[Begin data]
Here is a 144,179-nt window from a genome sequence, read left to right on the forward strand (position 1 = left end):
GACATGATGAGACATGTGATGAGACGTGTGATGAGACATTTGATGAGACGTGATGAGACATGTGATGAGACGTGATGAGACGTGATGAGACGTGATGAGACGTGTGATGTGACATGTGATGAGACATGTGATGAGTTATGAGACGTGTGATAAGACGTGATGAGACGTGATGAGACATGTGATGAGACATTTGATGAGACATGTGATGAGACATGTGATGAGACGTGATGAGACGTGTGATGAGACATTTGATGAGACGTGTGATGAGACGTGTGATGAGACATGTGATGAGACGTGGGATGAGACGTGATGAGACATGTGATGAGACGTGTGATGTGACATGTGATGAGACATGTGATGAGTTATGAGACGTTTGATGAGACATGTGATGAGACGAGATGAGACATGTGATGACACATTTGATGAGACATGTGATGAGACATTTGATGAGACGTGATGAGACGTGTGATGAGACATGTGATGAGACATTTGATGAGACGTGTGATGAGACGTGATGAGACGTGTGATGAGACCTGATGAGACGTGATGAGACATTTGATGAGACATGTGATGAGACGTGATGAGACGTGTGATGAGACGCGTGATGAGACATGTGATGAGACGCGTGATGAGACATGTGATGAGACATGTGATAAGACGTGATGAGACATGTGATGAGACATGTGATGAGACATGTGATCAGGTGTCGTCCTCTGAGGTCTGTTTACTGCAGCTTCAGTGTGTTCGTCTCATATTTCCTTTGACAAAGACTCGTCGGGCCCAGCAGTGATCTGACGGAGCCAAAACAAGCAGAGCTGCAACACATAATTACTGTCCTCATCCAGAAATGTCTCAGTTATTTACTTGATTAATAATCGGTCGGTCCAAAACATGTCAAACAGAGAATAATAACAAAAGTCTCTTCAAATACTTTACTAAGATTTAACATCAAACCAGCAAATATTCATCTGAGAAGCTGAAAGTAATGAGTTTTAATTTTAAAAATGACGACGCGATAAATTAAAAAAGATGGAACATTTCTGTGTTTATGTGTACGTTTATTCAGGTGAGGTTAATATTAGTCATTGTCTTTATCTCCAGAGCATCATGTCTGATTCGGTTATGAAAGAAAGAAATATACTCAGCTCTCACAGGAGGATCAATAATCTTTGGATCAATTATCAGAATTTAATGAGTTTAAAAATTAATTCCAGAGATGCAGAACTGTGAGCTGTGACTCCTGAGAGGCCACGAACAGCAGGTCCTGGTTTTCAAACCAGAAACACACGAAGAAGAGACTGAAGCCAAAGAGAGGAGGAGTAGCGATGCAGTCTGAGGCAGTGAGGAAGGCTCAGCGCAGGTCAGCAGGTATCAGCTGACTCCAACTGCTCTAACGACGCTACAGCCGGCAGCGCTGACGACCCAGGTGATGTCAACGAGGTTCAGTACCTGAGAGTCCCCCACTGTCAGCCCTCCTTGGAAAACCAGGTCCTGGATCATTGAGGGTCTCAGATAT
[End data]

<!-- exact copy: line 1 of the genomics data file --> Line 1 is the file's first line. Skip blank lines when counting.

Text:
Here is a 144,179-nt window from a genome sequence, read left to right on the forward strand (position 1 = left end):